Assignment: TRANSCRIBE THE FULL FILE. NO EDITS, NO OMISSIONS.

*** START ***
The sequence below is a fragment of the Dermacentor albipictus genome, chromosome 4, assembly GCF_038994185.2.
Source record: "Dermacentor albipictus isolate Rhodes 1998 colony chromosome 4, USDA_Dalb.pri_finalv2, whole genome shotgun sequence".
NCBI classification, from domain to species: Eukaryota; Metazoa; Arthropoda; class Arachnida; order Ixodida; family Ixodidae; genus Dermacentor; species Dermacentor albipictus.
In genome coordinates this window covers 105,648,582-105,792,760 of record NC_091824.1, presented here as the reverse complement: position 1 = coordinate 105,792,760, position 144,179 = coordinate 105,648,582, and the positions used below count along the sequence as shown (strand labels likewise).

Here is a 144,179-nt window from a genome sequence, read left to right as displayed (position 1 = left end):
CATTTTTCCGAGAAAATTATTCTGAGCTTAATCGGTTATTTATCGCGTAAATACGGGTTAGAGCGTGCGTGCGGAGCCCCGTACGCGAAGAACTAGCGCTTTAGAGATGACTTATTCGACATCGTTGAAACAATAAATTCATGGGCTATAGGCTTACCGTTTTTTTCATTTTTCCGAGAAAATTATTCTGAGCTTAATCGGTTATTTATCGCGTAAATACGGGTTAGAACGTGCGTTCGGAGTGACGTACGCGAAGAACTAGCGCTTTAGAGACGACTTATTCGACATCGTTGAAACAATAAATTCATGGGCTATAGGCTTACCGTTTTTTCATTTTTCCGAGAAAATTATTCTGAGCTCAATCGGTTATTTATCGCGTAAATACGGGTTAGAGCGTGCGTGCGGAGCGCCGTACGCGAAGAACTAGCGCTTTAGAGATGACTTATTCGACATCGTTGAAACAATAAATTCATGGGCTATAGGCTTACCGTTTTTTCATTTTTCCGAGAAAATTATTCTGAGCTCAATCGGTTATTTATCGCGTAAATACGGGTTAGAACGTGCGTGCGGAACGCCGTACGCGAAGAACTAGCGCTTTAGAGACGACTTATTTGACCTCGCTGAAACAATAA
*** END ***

The sequence below is a fragment of the Dermacentor albipictus genome, chromosome 4, assembly GCF_038994185.2.
Source record: "Dermacentor albipictus isolate Rhodes 1998 colony chromosome 4, USDA_Dalb.pri_finalv2, whole genome shotgun sequence".
NCBI classification, from domain to species: Eukaryota; Metazoa; Arthropoda; class Arachnida; order Ixodida; family Ixodidae; genus Dermacentor; species Dermacentor albipictus.
In genome coordinates this window covers 105,648,582-105,792,760 of record NC_091824.1, presented here as the reverse complement: position 1 = coordinate 105,792,760, position 144,179 = coordinate 105,648,582, and the positions used below count along the sequence as shown (strand labels likewise).

Here is a 144,179-nt window from a genome sequence, read left to right as displayed (position 1 = left end):
CATTTTTCCGAGAAAATTATTCTGAGCTTAATCGGTTATTTATCGCGTAAATACGGGTTAGAGCGTGCGTGCGGAGCCCCGTACGCGAAGAACTAGCGCTTTAGAGATGACTTATTCGACATCGTTGAAACAATAAATTCATGGGCTATAGGCTTACCGTTTTTTTCATTTTTCCGAGAAAATTATTCTGAGCTTAATCGGTTATTTATCGCGTAAATACGGGTTAGAACGTGCGTTCGGAGTGACGTACGCGAAGAACTAGCGCTTTAGAGACGACTTATTCGACATCGTTGAAACAATAAATTCATGGGCTATAGGCTTACCGTTTTTTCATTTTTCCGAGAAAATTATTCTGAGCTCAATCGGTTATTTATCGCGTAAATACGGGTTAGAGCGTGCGTGCGGAGCGCCGTACGCGAAGAACTAGCGCTTTAGAGATGACTTATTCGACATCGTTGAAACAATAAATTCATGGGCTATAGGCTTACCGTTTTTTCATTTTTCCGAGAAAATTATTCTGAGCTCAATCGGTTATTTATCGCGTAAATACGGGTTAGAACGTGCGTGCGGAACGCCGTACGCGAAGAACTAGCGCTTTAGAGACGACTTATTTGACCTCGCTGAAACAATAA